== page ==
Unicoi Outfitters is north Georgia's premier guide service and fly fishing outfitter, located on the Chattahoochee River near alpine Helen. Look for fishing reports, gear and book reviews, and general musings here from our staff and guides.

Wednesday, February 24, 2021

Assembling Your Combo - Part 3

Here's Hunter's low-down on fly lines!

Did you know fly lines can make or break your setup? It is very important to find a fly line that matches your setup and style of fishing to get the most out of your gear. Let’s talk about a few of the things to keep an eye out for when choosing a fly line.

The first aspect to look at is pretty straightforward, the weight and style of the line. Fly lines come in different weights, and you want to match this weight to your rod. Choosing the correct weight line for your rod is important as this determines how well the rod will load when casting so you can get the maximum energy from the rod throughout your cast. There are floating lines and sinking lines.  Most trout fishing calls for floating line, however, you can use a sink tip or intermediate line for throwing streamers on the larger rivers. Warmwater fishing may call for either depending on the species you are targeting and the situation you are targeting them in.

The second aspect to look at is the taper or shape of the fly line. The most common category of taper is “weight forward”. This means the head or front of the line is heavier than the rear section. This is the most common among floating and sinking lines. Some prefer a taper style called “double taper” meaning that the line is tapered in the very front and rear, while the body of the line is the same diameter throughout. This is common on small creek setups as it can be beneficial for the short technical casts seen on small streams. Double tapers can also be reversed.  When the front of the line wears out, turn it around and use the rear. When looking at tapers, they can be considered a soft taper, moderate, or aggressive. This refers to the rate at which the diameter tapers down in the front of the line. A soft taper is best for delicate presentations such as dry flies. Moderate tapers are good for all-around purposes, from dries, to nymphing, to small streamers. Aggressive tapers are found on lines designed for throwing large streamers or poppers to help turn over the weight of the heavier flies.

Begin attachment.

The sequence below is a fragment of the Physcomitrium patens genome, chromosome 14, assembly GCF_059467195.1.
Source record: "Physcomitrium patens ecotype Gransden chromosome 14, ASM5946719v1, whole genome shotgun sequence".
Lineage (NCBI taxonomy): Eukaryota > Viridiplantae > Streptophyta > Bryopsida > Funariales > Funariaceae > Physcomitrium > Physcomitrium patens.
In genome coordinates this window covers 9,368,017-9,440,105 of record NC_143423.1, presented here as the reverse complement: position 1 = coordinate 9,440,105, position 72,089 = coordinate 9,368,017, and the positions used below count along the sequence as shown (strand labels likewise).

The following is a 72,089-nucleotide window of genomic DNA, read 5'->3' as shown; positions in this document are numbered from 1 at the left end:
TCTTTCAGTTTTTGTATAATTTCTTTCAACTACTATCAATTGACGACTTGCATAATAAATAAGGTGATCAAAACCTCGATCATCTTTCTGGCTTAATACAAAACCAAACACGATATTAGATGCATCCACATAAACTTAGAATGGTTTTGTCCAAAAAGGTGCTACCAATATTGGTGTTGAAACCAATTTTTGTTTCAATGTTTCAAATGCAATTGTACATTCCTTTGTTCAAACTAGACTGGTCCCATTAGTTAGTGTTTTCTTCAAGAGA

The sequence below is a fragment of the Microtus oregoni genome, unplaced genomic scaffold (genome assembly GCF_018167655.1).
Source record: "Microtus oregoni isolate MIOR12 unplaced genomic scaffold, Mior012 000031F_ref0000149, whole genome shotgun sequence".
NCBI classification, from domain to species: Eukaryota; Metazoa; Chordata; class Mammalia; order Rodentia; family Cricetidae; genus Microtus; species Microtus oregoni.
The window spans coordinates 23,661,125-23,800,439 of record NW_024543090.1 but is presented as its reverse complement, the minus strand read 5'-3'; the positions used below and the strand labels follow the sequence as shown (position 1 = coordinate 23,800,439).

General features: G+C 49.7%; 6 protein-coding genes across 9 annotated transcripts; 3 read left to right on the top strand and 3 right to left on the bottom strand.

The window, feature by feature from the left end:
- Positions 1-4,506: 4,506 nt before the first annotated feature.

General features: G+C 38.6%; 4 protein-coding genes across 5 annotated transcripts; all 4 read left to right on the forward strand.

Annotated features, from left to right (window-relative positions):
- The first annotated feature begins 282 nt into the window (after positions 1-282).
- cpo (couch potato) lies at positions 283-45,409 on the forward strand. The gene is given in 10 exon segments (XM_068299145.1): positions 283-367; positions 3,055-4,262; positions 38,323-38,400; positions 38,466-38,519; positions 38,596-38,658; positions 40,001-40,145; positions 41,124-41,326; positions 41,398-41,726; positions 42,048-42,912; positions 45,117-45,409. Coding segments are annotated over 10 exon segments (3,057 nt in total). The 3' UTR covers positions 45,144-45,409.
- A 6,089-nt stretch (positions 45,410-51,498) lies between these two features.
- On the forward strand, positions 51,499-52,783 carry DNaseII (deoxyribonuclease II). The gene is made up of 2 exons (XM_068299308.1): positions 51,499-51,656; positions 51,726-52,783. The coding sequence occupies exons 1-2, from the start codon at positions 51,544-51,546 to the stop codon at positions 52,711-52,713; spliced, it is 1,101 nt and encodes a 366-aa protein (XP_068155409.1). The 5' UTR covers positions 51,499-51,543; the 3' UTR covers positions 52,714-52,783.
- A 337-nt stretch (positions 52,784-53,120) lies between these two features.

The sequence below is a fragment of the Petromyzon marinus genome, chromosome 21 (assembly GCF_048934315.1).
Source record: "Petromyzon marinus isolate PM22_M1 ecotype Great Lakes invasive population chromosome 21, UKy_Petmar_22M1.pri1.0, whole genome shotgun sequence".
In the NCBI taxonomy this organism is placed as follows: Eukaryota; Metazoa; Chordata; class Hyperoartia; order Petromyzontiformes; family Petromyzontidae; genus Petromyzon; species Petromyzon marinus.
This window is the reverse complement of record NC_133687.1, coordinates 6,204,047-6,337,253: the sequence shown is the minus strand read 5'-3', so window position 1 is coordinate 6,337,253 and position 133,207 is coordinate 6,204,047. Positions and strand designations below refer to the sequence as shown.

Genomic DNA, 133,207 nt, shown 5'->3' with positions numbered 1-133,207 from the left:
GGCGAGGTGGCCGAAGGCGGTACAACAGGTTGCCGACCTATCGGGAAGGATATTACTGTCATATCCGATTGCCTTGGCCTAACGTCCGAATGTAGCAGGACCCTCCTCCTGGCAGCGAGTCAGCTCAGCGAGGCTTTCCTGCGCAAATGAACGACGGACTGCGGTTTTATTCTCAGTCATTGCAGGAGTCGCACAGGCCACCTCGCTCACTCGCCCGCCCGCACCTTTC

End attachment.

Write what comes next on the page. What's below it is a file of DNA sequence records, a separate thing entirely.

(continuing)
The third component is the materials in the line. Many lines nowadays are made with additives to help the line perform better. These can help the line last longer and cast better among other benefits. Our favorite, Scientific Anglers, uses an additive called AST or AST+ depending on the level you choose which we really like.

These are just a few of the things to look for, and the applications they can be used in. We could talk all day about different lines and what is best for you, so come by the shop, and let us help you find the perfect line for your perfect setup. We hope this helps narrow down all the options when looking to put together your perfect setup, and as always feel free to reach out if you have any questions about anything!

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